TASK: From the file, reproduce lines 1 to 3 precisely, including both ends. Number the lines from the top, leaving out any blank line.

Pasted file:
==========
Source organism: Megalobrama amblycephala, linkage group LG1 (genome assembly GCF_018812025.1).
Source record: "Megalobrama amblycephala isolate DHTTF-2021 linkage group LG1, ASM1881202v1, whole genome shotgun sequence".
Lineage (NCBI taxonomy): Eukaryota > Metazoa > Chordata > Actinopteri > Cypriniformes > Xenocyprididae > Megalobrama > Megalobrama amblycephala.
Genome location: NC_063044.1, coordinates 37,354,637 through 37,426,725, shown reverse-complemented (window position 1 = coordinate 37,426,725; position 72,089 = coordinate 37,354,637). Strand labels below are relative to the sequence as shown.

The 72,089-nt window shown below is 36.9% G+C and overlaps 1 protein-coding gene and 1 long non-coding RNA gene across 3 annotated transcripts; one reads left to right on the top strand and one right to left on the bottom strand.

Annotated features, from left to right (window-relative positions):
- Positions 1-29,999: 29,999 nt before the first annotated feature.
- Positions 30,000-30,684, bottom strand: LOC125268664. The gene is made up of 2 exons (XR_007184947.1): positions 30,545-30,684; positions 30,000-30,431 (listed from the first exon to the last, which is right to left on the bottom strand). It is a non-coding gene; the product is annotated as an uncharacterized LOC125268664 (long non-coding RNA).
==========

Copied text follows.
Source organism: Megalobrama amblycephala, linkage group LG1 (genome assembly GCF_018812025.1).
Source record: "Megalobrama amblycephala isolate DHTTF-2021 linkage group LG1, ASM1881202v1, whole genome shotgun sequence".
Lineage (NCBI taxonomy): Eukaryota > Metazoa > Chordata > Actinopteri > Cypriniformes > Xenocyprididae > Megalobrama > Megalobrama amblycephala.